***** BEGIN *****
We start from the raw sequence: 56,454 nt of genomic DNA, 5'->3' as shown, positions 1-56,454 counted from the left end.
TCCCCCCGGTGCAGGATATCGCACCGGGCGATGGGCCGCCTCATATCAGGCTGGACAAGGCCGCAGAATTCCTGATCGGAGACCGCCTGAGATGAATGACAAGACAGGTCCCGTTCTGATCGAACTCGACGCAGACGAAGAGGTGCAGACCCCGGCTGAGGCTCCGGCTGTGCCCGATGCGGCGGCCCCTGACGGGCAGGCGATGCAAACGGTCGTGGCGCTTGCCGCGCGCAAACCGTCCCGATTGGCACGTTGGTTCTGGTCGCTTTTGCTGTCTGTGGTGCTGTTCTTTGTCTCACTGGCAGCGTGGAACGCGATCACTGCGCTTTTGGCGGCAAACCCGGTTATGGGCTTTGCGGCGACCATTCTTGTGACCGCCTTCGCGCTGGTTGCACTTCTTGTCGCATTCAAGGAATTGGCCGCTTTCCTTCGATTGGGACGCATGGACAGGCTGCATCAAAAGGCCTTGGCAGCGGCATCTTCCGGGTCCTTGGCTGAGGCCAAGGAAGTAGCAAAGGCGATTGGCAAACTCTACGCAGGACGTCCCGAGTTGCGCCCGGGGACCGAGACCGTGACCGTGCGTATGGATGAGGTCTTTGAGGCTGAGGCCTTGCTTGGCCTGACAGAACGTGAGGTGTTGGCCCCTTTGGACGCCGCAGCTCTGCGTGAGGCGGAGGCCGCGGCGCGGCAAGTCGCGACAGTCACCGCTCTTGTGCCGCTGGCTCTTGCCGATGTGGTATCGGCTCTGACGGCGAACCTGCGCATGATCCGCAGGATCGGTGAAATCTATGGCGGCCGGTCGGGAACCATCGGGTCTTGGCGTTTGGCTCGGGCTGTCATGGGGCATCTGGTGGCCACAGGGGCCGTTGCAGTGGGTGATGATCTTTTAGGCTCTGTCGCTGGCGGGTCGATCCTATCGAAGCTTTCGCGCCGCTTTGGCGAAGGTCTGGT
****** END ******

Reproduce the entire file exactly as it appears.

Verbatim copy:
We start from the raw sequence: 56,454 nt of genomic DNA, 5'->3' as shown, positions 1-56,454 counted from the left end.
TCCCCCCGGTGCAGGATATCGCACCGGGCGATGGGCCGCCTCATATCAGGCTGGACAAGGCCGCAGAATTCCTGATCGGAGACCGCCTGAGATGAATGACAAGACAGGTCCCGTTCTGATCGAACTCGACGCAGACGAAGAGGTGCAGACCCCGGCTGAGGCTCCGGCTGTGCCCGATGCGGCGGCCCCTGACGGGCAGGCGATGCAAACGGTCGTGGCGCTTGCCGCGCGCAAACCGTCCCGATTGGCACGTTGGTTCTGGTCGCTTTTGCTGTCTGTGGTGCTGTTCTTTGTCTCACTGGCAGCGTGGAACGCGATCACTGCGCTTTTGGCGGCAAACCCGGTTATGGGCTTTGCGGCGACCATTCTTGTGACCGCCTTCGCGCTGGTTGCACTTCTTGTCGCATTCAAGGAATTGGCCGCTTTCCTTCGATTGGGACGCATGGACAGGCTGCATCAAAAGGCCTTGGCAGCGGCATCTTCCGGGTCCTTGGCTGAGGCCAAGGAAGTAGCAAAGGCGATTGGCAAACTCTACGCAGGACGTCCCGAGTTGCGCCCGGGGACCGAGACCGTGACCGTGCGTATGGATGAGGTCTTTGAGGCTGAGGCCTTGCTTGGCCTGACAGAACGTGAGGTGTTGGCCCCTTTGGACGCCGCAGCTCTGCGTGAGGCGGAGGCCGCGGCGCGGCAAGTCGCGACAGTCACCGCTCTTGTGCCGCTGGCTCTTGCCGATGTGGTATCGGCTCTGACGGCGAACCTGCGCATGATCCGCAGGATCGGTGAAATCTATGGCGGCCGGTCGGGAACCATCGGGTCTTGGCGTTTGGCTCGGGCTGTCATGGGGCATCTGGTGGCCACAGGGGCCGTTGCAGTGGGTGATGATCTTTTAGGCTCTGTCGCTGGCGGGTCGATCCTATCGAAGCTTTCGCGCCGCTTTGGCGAAGGTCTGGT